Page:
Pop culture obsessives writing for the pop culture obsessed.

All of Rowan Atkinson’s bits are on display in Mr. Bean: The Whole Bean

Shout! Factory

If you were anywhere near a television set in the ’90s, it was impossible to escape Mr. Bean, the face-contorting walking disaster that transformed Rowan Atkinson into an international pop-culture icon. In addition to his original, eponymous British sitcom—which came stateside via PBS, HBO, and Fox Family—Mr. Bean managed to make the jump to feature films (twice), an animated series, books, and video games. He even helped to open the 2012 Summer Olympics with a version of “Chariots Of Fire” as only Mr. Bean would play it (read: with one finger). All of which makes it easy to forget that Mr. Bean, the original series that started it all, ran for a grand total of 14 episodes.

Inspired by Jacques Tati’s Monsieur Hulot—another sports-coat-loving troublemaker always at odds with the modern world—Mr. Bean’s very physical style of comedy is appropriately reminiscent of Hollywood’s most iconic silent comedians: Charlie Chaplin and Buster Keaton. Few language or cultural barriers helped Mr. Bean attain a wide comic appeal. But even this silent brand of comedy requires a specific audience.


Shout! Factory’s simply packaged Mr. Bean: The Whole Bean, the four-disc DVD set being issued for the series’ 25th anniversary, seems squarely aimed at preexisting Bean fans. That’s more of a comment on the slickness of the current television landscape than a criticism of the series or The Whole Bean. While fans will undoubtedly attempt to introduce new viewers to Mr. Bean’s antics, its lack of showy effects beyond Atkinson’s brilliant physical abilities may make it hard for newcomers (especially younger ones) to connect with the show.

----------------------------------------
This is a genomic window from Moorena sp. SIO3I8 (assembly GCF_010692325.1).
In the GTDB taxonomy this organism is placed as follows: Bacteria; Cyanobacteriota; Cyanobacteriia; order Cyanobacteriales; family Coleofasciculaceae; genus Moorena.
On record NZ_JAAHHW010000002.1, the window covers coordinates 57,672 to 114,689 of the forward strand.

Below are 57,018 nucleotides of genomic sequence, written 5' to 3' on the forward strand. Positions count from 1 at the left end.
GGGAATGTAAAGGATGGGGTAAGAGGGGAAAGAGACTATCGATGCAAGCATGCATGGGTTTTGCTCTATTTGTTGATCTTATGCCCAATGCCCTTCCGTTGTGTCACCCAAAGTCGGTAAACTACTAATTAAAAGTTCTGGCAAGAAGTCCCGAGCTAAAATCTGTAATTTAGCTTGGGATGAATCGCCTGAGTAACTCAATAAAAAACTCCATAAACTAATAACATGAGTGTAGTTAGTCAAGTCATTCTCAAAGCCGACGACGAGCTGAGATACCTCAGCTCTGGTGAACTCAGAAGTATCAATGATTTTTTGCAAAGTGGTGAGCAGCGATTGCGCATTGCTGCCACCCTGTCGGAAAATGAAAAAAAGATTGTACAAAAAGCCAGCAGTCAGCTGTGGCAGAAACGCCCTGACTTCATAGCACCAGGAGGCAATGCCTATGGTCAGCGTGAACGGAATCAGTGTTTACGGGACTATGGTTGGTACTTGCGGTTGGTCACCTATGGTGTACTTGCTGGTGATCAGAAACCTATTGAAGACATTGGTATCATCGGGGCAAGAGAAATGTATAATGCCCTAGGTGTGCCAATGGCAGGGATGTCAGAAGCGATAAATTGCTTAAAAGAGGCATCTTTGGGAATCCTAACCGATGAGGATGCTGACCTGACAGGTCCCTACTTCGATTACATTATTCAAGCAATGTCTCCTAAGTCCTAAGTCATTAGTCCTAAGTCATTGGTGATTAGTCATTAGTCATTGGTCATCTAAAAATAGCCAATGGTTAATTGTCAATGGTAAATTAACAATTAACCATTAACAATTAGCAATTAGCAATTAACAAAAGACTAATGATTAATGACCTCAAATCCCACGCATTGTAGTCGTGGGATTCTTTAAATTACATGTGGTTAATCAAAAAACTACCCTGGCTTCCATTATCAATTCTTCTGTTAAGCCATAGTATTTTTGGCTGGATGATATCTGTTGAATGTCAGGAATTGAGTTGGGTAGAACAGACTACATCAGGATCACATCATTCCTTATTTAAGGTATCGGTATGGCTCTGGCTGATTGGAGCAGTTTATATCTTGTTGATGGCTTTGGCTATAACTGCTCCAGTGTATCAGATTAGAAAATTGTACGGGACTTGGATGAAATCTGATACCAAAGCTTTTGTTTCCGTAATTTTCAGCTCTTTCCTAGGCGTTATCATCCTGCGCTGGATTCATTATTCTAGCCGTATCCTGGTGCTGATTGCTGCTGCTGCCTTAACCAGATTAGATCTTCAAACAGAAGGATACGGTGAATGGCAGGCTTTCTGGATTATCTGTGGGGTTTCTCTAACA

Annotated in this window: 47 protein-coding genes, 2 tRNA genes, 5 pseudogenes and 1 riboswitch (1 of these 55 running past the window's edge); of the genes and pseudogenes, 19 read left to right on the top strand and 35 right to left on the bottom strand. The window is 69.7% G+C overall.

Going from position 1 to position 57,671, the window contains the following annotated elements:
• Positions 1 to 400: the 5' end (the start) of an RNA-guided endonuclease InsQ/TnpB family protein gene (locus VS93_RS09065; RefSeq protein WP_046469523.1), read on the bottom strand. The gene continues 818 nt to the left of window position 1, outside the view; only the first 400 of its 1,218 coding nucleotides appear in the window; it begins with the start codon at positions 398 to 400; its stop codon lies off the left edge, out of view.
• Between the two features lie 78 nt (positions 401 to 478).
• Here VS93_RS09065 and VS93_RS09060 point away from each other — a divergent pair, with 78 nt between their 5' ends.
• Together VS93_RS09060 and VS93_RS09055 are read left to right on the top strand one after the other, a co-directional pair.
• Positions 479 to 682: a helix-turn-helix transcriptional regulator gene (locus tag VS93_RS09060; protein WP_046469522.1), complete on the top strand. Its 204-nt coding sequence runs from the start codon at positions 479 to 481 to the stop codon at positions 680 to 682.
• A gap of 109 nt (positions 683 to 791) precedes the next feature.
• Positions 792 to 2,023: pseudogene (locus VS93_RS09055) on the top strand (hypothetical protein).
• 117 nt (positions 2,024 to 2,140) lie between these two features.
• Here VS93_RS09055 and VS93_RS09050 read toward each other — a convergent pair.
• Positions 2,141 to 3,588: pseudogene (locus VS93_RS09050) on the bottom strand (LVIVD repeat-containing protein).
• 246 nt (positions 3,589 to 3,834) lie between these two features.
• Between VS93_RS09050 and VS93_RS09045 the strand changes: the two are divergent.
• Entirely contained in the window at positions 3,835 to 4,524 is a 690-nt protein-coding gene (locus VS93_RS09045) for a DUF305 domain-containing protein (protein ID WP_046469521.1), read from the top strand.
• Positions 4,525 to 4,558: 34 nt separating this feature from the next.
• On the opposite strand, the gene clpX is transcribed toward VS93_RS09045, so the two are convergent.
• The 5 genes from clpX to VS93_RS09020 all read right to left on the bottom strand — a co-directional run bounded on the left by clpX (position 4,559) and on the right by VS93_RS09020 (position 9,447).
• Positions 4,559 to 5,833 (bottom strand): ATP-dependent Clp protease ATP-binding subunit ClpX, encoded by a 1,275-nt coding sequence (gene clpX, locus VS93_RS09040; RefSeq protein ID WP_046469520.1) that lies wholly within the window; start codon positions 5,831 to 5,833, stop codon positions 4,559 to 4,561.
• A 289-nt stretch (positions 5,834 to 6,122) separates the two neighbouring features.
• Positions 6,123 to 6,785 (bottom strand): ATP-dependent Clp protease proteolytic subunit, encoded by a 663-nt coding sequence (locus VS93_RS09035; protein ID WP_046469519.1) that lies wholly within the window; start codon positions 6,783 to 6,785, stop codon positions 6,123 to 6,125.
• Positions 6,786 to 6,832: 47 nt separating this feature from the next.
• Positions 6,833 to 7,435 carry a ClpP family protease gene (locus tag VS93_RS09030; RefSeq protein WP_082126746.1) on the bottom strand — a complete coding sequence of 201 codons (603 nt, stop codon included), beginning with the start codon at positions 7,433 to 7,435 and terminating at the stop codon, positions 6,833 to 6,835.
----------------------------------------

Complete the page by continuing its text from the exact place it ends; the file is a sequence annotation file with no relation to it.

Mr. Bean: The Whole Bean works best as an exercise in nostalgia for the already indoctrinated. The remastering process has added some vibrancy to the overall look of the series, yet maintained that slightly muted quality that is as much a literal description of the show as it is a visual one. With the entire history of the character on display, viewers can witness the progression of Atkinson’s creation, and his growing comfortability in transitioning into Bean’s skin. Binge-watching the series (which can be done in just over six straight hours) also offers a unique insight into the increasingly elaborate ways in which Bean manages to wriggle out of simple problems (sometimes literally), like changing into a swimsuit without removing his pants or un-sticking a turkey from his head.

Fourteen 26-minute episodes—even well-remastered ones—don’t make for much of a grand 25th-anniversary celebration, so Shout! Factory has loaded the set with several hours of extras. These include a trio of scenes that didn’t originally make it into American broadcasts of the show, two sketches (“Bus Stop” and “Library”) that never made it to television at all, and The Story Of Mr. Bean, a 40-minute documentary of interviews and archival footage that show how the character came to be. There’s also The Best Bits Of Mr. Bean, which essentially serves as a 72-minute primer on how Mr. Bean, the man and the series, is clearly of another time—right down to his ill-fitting trousers.

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